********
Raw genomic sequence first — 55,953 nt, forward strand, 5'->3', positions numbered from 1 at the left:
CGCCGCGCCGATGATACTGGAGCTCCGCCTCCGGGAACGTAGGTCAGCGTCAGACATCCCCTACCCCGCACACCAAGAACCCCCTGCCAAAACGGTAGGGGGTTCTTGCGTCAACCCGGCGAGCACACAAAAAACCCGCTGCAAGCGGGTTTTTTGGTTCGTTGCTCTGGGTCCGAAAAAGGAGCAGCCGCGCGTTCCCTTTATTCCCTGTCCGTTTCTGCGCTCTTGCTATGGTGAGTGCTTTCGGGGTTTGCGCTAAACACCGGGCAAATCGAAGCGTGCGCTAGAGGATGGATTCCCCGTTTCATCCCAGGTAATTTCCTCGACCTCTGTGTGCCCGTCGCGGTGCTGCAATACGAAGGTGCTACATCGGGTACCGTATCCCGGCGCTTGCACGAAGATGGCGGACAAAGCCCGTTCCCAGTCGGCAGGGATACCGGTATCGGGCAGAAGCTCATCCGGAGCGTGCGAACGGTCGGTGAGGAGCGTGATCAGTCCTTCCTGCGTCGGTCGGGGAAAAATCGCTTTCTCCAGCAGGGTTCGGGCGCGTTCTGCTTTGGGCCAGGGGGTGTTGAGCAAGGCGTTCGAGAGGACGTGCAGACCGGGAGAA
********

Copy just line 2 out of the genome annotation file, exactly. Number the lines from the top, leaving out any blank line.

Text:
CGCCGCGCCGATGATACTGGAGCTCCGCCTCCGGGAACGTAGGTCAGCGTCAGACATCCCCTACCCCGCACACCAAGAACCCCCTGCCAAAACGGTAGGGGGTTCTTGCGTCAACCCGGCGAGCACACAAAAAACCCGCTGCAAGCGGGTTTTTTGGTTCGTTGCTCTGGGTCCGAAAAAGGAGCAGCCGCGCGTTCCCTTTATTCCCTGTCCGTTTCTGCGCTCTTGCTATGGTGAGTGCTTTCGGGGTTTGCGCTAAACACCGGGCAAATCGAAGCGTGCGCTAGAGGATGGATTCCCCGTTTCATCCCAGGTAATTTCCTCGACCTCTGTGTGCCCGTCGCGGTGCTGCAATACGAAGGTGCTACATCGGGTACCGTATCCCGGCGCTTGCACGAAGATGGCGGACAAAGCCCGTTCCCAGTCGGCAGGGATACCGGTATCGGGCAGAAGCTCATCCGGAGCGTGCGAACGGTCGGTGAGGAGCGTGATCAGTCCTTCCTGCGTCGGTCGGGGAAAAATCGCTTTCTCCAGCAGGGTTCGGGCGCGTTCTGCTTTGGGCCAGGGGGTGTTGAGCAAGGCGTTCGAGAGGACGTGCAGACCGGGAGAA